Bludgeoned rock-breakers, and a broken woman in grief.  These are the people for whom Advent is more than cookies and carols.  Advent is survival, is hope, is an eternity where wrongs turn to right.  Advent brings the billions sparks of life that are the people of Africa and floods the cosmos with their light.

Thursday, December 04, 2014


The lower-station families at Kijabe have started a tradition of a half-hour evening Advent activity, for as many nights in the month as there are willing hosts.  The first was at our house tonight, and our theme was the Glory of the LORD Shall be Revealed, from Isaiah 40 and the Messiah.

We read scriptures from Exodus 24 and 40, 2 Chronicles 7, Luke 2, and Revelation 21, as the kids drew a timeline with symbolic pictures for each place where God's glory was seen.  The mountaintop of Sinai, in clouds and thunder.  The tabernacle and then the temple, in bright shining dense light, overwhelming, driving out the celebrants, a presence by day and night.  The angel host startling the shepherds, announcing God's glory encased in a baby in a manger.  And then the final repository of glory, revealed to all flesh:  the City of God, the New Jerusalem, where precious gems glisten from walls and all is light.  All of these manifestations of glory were irrefutable to the observers.  Anyone present could see them, and they left no ambiguity, no doubt.

But I had the kids leave a space between the Luke 2 angel chorus and the Revelation city.

The space we live in now.

Where glory is obscure.  Hidden.  Not overwhelmingly obvious to all flesh.

Then we read one of my FAVORITE Christmas books, Papa Panov's Special Day.  In this story Leo Tolstoy tells of a humble shoemaker, and in his age and loneliness one Christmas Eve he hears a voice telling him that Jesus will visit the next day.  He looks eagerly for Jesus in all the people on the street, and in his impatience to find Him the cobbler is reluctant to invite the cold and poor street-sweeper in for soup, or the ostracized single mother begging for rent.  But as Christmas day ends, his disappointment in not seeing Jesus is transformed to peace when he realizes that Jesus exists in the "least of these".

So the glory is veiled, and to find it we have to search the highways and byways, we have to talk to the poor, invite them in, serve and love.

The kids went back and drew people in that 5th space, then we glued a small piece of fabric, a veil they had to lift to see that picture.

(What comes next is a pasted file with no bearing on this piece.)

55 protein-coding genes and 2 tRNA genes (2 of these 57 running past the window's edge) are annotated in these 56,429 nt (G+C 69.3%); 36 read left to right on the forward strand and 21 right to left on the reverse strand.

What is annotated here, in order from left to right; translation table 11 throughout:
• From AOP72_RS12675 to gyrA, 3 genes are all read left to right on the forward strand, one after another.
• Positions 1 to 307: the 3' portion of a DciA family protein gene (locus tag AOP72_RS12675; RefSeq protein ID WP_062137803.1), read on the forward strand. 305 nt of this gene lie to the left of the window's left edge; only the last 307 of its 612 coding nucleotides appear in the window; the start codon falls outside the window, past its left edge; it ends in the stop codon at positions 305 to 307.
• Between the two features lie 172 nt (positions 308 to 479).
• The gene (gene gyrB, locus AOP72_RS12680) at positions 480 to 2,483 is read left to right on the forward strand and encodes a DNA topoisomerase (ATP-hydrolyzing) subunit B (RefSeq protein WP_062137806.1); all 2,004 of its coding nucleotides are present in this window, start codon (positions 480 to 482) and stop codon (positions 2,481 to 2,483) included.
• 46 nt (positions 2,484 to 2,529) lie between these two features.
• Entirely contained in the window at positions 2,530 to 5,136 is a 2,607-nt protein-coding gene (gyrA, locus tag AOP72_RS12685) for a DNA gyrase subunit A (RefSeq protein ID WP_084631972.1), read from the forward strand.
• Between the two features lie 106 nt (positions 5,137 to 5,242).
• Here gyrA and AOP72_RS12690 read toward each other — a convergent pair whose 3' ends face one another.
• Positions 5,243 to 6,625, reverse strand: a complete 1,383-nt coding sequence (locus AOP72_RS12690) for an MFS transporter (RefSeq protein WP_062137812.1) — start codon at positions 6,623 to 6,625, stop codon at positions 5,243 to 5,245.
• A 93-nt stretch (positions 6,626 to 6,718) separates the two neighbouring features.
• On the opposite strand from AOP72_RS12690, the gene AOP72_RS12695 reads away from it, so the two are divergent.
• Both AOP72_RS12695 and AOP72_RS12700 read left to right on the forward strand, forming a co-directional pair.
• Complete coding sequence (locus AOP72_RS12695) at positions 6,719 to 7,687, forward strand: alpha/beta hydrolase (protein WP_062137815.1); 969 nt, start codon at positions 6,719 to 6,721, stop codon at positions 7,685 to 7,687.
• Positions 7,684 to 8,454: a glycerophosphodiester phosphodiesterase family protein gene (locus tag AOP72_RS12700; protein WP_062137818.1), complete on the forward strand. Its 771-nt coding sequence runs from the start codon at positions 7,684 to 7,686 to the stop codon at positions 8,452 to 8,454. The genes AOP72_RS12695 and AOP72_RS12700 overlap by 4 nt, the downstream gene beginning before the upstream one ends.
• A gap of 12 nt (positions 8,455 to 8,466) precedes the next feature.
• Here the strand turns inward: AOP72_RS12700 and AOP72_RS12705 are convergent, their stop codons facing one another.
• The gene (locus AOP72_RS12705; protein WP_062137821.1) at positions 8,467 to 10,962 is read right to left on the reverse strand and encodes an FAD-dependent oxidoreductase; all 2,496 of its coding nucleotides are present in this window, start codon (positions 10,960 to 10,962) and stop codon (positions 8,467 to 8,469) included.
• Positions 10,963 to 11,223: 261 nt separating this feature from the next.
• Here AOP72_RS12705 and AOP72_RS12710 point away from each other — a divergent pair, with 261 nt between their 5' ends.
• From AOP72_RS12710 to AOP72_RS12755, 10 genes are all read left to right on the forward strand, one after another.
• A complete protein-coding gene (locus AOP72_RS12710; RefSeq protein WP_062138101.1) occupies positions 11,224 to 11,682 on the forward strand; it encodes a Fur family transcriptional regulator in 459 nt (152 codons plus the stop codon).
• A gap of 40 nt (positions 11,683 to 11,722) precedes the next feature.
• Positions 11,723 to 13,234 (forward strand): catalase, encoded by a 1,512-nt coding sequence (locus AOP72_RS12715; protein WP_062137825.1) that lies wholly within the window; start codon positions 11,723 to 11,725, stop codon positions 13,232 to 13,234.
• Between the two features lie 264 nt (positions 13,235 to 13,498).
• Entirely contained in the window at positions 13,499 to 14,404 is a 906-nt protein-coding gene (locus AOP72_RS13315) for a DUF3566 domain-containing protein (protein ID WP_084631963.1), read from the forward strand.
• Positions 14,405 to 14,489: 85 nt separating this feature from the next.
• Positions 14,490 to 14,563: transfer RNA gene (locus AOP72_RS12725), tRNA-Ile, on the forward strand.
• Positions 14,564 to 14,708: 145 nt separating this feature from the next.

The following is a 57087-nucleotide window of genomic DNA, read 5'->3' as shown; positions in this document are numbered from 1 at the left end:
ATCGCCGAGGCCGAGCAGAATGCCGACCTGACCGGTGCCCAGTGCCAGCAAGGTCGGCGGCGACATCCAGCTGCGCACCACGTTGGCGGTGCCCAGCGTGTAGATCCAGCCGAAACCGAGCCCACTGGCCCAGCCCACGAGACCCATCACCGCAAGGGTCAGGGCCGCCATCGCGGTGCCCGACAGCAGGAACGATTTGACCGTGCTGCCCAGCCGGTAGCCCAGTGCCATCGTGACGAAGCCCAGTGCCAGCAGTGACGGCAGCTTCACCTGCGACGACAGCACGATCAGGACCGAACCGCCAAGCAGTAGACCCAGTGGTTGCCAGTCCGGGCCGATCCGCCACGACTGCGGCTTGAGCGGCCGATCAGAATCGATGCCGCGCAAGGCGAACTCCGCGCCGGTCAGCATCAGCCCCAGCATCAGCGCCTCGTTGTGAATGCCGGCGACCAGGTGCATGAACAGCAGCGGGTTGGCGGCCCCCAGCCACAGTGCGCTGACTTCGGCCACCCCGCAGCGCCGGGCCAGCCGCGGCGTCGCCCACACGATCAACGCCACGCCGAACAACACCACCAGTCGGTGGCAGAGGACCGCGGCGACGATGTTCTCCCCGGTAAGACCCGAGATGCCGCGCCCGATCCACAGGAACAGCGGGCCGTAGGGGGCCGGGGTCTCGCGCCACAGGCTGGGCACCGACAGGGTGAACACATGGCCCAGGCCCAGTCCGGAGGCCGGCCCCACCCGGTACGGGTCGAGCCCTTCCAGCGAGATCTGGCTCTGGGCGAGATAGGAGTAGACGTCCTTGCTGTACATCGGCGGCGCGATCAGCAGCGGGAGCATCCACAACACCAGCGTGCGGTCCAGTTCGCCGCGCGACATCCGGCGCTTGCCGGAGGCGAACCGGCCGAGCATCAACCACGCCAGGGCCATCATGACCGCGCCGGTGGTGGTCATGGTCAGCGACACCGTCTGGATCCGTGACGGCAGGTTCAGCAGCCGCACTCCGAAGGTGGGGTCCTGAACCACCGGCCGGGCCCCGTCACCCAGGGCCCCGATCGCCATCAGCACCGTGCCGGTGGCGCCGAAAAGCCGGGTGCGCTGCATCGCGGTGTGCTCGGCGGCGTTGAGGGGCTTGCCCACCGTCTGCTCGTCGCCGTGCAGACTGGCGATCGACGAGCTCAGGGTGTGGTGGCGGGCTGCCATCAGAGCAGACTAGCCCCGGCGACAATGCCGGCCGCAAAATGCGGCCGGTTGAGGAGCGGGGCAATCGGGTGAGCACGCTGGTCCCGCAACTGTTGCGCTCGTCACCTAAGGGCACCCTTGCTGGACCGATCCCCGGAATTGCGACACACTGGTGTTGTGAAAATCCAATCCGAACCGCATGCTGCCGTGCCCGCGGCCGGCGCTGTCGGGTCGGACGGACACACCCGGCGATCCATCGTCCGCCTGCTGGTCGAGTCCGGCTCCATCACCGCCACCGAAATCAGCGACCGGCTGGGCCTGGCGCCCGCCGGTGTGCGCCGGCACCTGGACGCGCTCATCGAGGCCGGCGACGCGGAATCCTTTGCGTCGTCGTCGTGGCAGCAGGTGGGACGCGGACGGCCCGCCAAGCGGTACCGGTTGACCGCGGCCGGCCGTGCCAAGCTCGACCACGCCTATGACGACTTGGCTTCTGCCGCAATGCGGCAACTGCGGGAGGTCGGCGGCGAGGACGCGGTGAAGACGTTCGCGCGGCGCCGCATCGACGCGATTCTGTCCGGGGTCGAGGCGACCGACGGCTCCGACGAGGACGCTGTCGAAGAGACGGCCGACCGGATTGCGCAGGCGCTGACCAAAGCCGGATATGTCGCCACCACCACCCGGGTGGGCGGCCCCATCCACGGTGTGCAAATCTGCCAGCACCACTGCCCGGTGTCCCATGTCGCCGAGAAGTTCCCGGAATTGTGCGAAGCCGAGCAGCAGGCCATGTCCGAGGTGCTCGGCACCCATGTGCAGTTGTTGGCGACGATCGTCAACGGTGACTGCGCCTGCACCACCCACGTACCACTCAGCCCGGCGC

This advent, lift the veil.  Look for Jesus in those least noticed by the world.  Find glory broken up and diffused into a billion sparks.  

Tuesday, December 02, 2014

Longing presupposes Lack. Or Advent thoughts after the Mandera quarry massacre.

Advent season is upon us.  I revel in the decorations we have been putting up in the middle of Africa for two decades, the Messiah playing on an ipod, the cheery fire crackling as Kenya’s delayed rainy season seems to have arrived with intent to pour down two months’ worth of rain in two days.  The Advent calendars are hung, and candles lit.

But Advent is not, first and foremost, a season of ribbons and light.  It is the season of longing, waiting, expecting, preparing.  And longing implies a lack of that for which we long:

Peace on Earth, because the world is now at war.
Light, because the darkness presses. 
Reunion, because we are fractured and lonely.
All things made new, because they are so, so, broken.

In Advent we do not gloss over the chaos and darkness and evil.  They are the context of coming. 

Here in a land where terrorists attacked a bus last week and brutally shot 28 people, then attacked quarry workers in their tents shooting 32 and beheading 4 of them this morning, where we admit children spindly with malnutrition, where in the last week we lost a 4-year-old to TB and had a teenager in the ICU with previously unrecognized AIDS . .

In such a land, watching for the coming of the King is a matter of life and death.

So we begin Advent fully acknowledging the swirling sea of darkness, blood, tears.

We light a candle, a small circle of light, the beginning of victory.

Note:  Here’s what we’re reading this advent
Comfort Ye My People (Bruner) (link here)
Preparing for Christmas (Rohr) (link here
Following the Star, online daily devotion from d365